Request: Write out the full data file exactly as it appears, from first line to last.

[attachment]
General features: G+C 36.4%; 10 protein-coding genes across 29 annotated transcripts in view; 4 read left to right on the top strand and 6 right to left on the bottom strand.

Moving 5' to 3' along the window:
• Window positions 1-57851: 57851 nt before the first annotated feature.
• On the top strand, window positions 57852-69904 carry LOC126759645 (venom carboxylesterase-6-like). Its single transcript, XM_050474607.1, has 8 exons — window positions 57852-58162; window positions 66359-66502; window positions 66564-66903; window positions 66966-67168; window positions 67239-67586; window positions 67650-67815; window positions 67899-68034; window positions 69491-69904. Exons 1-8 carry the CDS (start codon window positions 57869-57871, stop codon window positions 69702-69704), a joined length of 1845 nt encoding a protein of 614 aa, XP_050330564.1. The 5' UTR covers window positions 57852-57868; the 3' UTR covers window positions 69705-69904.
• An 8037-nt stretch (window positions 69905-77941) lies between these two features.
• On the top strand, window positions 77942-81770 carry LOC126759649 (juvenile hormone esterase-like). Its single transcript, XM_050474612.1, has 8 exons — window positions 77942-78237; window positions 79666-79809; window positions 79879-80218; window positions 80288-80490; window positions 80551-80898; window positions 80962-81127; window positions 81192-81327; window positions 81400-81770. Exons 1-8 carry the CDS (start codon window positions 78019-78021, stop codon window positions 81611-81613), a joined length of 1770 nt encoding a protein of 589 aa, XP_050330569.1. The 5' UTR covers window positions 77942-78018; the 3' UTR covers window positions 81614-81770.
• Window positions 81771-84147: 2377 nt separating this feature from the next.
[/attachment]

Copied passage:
General features: G+C 36.4%; 10 protein-coding genes across 29 annotated transcripts in view; 4 read left to right on the top strand and 6 right to left on the bottom strand.

Moving 5' to 3' along the window:
• Window positions 1-57851: 57851 nt before the first annotated feature.
• On the top strand, window positions 57852-69904 carry LOC126759645 (venom carboxylesterase-6-like). Its single transcript, XM_050474607.1, has 8 exons — window positions 57852-58162; window positions 66359-66502; window positions 66564-66903; window positions 66966-67168; window positions 67239-67586; window positions 67650-67815; window positions 67899-68034; window positions 69491-69904. Exons 1-8 carry the CDS (start codon window positions 57869-57871, stop codon window positions 69702-69704), a joined length of 1845 nt encoding a protein of 614 aa, XP_050330564.1. The 5' UTR covers window positions 57852-57868; the 3' UTR covers window positions 69705-69904.
• An 8037-nt stretch (window positions 69905-77941) lies between these two features.
• On the top strand, window positions 77942-81770 carry LOC126759649 (juvenile hormone esterase-like). Its single transcript, XM_050474612.1, has 8 exons — window positions 77942-78237; window positions 79666-79809; window positions 79879-80218; window positions 80288-80490; window positions 80551-80898; window positions 80962-81127; window positions 81192-81327; window positions 81400-81770. Exons 1-8 carry the CDS (start codon window positions 78019-78021, stop codon window positions 81611-81613), a joined length of 1770 nt encoding a protein of 589 aa, XP_050330569.1. The 5' UTR covers window positions 77942-78018; the 3' UTR covers window positions 81614-81770.
• Window positions 81771-84147: 2377 nt separating this feature from the next.